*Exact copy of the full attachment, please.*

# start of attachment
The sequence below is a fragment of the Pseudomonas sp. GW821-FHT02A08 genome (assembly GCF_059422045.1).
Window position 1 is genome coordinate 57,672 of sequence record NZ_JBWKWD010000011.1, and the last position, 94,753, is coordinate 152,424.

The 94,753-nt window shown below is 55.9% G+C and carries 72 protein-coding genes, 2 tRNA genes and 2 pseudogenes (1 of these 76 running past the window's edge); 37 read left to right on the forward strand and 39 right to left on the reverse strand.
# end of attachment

The sequence below is a fragment of the Pseudomonas sp. GW821-FHT02A08 genome (assembly GCF_059422045.1).
Window position 1 is genome coordinate 57,672 of sequence record NZ_JBWKWD010000011.1, and the last position, 94,753, is coordinate 152,424.

The 94,753-nt window shown below is 55.9% G+C and carries 72 protein-coding genes, 2 tRNA genes and 2 pseudogenes (1 of these 76 running past the window's edge); 37 read left to right on the forward strand and 39 right to left on the reverse strand.